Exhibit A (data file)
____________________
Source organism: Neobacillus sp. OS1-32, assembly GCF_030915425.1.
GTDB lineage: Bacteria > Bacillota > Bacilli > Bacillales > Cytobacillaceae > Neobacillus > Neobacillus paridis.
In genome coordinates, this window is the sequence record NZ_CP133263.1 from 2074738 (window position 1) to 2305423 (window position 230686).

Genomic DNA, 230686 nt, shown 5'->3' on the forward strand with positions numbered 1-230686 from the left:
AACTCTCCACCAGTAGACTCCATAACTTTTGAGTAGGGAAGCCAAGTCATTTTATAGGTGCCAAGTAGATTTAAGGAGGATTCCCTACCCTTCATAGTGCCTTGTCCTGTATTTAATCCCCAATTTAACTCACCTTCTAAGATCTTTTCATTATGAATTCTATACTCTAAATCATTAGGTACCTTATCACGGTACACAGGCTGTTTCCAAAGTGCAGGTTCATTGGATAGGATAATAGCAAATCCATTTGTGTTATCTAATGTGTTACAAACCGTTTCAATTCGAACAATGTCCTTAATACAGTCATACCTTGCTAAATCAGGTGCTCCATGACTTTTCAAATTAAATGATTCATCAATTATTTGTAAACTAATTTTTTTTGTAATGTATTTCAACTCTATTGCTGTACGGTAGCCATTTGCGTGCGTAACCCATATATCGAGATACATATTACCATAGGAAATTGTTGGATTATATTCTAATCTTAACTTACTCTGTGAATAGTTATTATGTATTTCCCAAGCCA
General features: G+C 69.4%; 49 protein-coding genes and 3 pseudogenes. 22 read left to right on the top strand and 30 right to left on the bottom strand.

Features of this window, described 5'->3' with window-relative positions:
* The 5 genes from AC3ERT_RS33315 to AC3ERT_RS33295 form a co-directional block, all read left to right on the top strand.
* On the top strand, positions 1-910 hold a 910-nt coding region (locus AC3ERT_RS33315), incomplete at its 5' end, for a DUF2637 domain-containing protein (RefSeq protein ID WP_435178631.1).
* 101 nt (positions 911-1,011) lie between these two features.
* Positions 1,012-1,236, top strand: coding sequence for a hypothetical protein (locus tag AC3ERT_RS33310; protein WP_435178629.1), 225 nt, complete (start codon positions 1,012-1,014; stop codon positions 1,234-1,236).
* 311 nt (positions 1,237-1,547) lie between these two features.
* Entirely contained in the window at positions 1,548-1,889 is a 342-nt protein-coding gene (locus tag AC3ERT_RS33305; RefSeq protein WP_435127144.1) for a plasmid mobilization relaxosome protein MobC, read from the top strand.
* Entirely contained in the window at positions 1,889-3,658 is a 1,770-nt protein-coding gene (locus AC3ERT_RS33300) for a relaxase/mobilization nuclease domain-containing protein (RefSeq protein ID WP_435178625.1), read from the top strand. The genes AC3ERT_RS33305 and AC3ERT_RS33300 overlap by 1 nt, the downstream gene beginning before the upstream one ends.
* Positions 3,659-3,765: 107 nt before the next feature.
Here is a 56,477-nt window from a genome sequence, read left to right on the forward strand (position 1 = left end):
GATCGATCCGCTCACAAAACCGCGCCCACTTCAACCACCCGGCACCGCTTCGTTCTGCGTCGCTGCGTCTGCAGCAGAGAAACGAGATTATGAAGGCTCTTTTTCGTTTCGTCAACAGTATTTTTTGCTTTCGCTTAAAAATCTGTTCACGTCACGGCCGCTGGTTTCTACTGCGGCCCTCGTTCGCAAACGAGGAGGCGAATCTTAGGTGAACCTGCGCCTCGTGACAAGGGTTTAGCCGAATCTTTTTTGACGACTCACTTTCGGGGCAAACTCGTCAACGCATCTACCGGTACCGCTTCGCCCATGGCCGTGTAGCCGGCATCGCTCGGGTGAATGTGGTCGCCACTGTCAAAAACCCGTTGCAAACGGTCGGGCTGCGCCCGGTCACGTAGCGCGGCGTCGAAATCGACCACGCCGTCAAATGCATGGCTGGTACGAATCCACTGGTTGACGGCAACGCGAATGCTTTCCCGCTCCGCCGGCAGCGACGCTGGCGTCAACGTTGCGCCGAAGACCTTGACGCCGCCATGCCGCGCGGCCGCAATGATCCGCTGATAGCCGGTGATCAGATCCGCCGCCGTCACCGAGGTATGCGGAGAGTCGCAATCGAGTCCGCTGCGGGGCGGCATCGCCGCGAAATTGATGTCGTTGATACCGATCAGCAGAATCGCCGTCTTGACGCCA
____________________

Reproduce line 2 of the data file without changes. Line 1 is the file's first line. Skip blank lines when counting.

GTDB lineage: Bacteria > Bacillota > Bacilli > Bacillales > Cytobacillaceae > Neobacillus > Neobacillus paridis.